CMO, cognitive technologies


How cognitive technologies can help marketers reach customers

Technology advances are now allowing us to automate tasks traditionally assumed to require human intelligence. This includes activities as diverse as recognizing handwriting or identifying faces, planning, reasoning from partial or uncertain information, and learning. They’re done via computer vision, natural language processing, speech recognition, and robotics, among others, and they’re collectively known as cognitive technologies.

The new capabilities cognitive technologies hold are a huge opportunity for marketers in particular. Private investment in the artificial intelligence sector, which includes cognitive technology, has been expanding 62 percent a year on average for the past several years, according to one estimate, and is expected to continue1.

Applications for cognitive technologies that can help marketers often fall into three main categories:

  • Product: Product applications embed the technology in a product or service to provide end-customer benefits. For example, Netflix uses machine learning to predict which movies a customer will like. This feature has had a significant impact on customers’ use of the service; it accounts for as much as 75 percent of Netflix usage2. The Roomba robotic vacuum cleaner created an entirely new product category, achieved sales of 10 million units, and spawned several competitors3.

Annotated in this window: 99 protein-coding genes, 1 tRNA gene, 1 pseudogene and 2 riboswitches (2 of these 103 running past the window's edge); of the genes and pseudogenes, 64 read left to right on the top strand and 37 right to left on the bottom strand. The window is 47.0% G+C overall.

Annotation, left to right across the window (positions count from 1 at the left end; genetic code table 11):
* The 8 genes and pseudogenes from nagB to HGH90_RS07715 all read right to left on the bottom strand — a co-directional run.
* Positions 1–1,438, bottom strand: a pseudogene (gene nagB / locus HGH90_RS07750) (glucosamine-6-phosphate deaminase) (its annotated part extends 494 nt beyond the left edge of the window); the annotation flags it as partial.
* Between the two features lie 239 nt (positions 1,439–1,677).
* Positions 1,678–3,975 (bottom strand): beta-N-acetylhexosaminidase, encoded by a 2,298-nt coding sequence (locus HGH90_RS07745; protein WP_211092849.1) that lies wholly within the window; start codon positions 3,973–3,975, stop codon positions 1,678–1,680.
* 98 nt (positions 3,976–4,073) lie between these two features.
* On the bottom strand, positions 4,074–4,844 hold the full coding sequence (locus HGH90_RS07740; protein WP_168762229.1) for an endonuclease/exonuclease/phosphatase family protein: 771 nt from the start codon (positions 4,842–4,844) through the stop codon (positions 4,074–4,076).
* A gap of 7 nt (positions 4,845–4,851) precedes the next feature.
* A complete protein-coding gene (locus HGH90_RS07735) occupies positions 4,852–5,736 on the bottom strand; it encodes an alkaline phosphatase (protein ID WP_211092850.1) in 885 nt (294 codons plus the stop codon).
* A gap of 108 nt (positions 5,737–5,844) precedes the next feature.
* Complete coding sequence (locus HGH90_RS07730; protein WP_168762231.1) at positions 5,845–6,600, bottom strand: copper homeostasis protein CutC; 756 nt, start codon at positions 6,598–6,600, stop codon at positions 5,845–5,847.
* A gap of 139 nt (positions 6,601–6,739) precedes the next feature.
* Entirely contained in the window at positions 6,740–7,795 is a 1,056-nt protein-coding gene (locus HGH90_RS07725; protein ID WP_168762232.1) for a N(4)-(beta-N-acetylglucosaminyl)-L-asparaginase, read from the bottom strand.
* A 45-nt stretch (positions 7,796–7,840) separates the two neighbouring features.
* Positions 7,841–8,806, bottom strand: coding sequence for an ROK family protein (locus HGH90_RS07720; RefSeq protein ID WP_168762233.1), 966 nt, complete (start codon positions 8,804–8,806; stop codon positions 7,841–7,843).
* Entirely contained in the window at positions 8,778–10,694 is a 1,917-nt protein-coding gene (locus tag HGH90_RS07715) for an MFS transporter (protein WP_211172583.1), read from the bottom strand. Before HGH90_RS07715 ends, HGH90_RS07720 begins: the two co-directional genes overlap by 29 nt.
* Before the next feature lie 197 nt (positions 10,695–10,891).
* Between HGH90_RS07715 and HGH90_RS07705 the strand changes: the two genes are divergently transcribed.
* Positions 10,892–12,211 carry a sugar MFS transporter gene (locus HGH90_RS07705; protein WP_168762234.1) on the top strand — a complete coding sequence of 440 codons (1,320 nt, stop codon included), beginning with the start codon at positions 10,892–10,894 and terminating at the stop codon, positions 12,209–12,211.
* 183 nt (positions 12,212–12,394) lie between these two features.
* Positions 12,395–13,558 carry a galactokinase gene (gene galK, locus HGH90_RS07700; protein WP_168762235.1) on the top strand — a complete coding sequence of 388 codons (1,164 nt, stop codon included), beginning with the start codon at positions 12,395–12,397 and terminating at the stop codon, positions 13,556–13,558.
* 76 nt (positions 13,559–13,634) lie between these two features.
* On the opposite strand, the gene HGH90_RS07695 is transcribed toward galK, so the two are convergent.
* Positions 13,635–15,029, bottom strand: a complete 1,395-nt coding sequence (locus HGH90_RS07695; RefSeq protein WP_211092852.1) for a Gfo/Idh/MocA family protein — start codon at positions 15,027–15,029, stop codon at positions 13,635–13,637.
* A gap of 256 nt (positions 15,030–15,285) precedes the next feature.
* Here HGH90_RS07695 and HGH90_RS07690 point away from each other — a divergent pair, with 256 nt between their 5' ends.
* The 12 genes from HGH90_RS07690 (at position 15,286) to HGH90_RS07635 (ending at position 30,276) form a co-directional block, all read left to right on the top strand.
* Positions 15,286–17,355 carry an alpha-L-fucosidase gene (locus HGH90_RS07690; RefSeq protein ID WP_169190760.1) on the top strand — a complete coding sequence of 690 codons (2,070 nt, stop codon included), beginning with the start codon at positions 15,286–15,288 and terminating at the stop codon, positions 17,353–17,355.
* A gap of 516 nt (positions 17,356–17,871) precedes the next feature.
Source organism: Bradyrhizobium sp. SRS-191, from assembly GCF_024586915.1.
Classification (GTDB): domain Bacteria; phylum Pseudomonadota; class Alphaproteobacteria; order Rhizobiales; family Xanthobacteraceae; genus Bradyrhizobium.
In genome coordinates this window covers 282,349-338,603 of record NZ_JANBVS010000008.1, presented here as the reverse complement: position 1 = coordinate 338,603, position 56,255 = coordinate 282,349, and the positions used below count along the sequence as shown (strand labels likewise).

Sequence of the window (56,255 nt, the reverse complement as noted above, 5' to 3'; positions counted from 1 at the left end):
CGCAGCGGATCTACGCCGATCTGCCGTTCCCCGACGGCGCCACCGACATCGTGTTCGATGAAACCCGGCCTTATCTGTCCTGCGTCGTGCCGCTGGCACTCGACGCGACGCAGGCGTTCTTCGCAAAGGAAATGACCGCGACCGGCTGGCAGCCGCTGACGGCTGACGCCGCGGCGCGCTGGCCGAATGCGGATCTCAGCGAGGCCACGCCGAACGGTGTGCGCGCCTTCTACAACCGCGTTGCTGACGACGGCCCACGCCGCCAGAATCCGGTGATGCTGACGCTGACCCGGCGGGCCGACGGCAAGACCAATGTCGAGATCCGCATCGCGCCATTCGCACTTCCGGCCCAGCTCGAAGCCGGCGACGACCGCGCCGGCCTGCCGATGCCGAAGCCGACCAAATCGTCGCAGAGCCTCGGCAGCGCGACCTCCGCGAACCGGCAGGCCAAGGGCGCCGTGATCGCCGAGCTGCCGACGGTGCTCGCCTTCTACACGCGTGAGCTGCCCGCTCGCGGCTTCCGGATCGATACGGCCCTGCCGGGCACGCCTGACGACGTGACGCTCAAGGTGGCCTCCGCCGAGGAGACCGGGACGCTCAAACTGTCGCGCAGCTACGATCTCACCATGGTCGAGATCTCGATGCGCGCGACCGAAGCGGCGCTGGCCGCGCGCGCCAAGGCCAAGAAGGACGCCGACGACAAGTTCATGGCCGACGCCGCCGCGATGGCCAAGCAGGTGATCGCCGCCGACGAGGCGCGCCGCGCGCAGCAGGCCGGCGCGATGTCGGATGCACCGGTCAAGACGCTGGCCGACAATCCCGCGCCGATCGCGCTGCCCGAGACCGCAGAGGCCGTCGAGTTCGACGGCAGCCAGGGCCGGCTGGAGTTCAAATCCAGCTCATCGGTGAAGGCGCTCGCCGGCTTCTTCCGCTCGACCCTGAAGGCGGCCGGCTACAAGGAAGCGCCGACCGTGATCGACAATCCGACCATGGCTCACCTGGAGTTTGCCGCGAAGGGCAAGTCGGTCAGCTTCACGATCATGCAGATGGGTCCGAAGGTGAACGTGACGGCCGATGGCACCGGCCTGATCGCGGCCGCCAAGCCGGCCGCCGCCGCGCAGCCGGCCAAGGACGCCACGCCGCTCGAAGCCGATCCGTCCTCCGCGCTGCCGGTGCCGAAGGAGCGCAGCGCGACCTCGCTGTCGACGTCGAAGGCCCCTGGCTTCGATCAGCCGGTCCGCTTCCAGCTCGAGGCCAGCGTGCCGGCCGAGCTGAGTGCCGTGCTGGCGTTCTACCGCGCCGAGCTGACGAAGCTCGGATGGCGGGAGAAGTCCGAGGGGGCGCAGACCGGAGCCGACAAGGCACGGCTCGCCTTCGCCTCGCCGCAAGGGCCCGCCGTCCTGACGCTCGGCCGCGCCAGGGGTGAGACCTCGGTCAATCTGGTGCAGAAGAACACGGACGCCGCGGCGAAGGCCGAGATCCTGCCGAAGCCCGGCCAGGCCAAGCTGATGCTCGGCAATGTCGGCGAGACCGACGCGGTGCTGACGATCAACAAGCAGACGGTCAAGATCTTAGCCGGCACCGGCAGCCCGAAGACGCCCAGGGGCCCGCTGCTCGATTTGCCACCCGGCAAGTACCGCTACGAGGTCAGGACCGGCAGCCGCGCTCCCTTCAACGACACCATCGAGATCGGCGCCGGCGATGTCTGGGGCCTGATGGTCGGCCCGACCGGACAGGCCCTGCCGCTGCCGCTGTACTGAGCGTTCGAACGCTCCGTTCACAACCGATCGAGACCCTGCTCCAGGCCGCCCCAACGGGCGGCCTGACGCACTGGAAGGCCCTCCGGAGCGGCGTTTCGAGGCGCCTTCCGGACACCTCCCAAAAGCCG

• Process: Process applications are embedded in an organization’s workflow to automate or improve operations. Automation tends to be internally focused; however, speeding up or improving internal processes can be a boon for marketing executives trying to analyze complicated or massive amounts of data that support the needs of always-on, agile marketing activities. One estimate says that by the end of 2015, 55 percent of US digital ad spend will be traded programmatically4.
  • Insight: Many companies are using cognitive technologies to generate insights that can help reduce costs, improve efficiency, increase revenues, improve effectiveness, or enhance customer service. Intel is using machine learning to improve sales effectiveness and boost revenue. One approach it takes is automatically classifying customers using a predictive algorithm into categories that are likely to have similar needs or buying patterns. The resulting categories can be used to prioritize sales efforts and tailor promotions. The company expects this strategy to result in $20 million in additional revenue when rolled out globally5.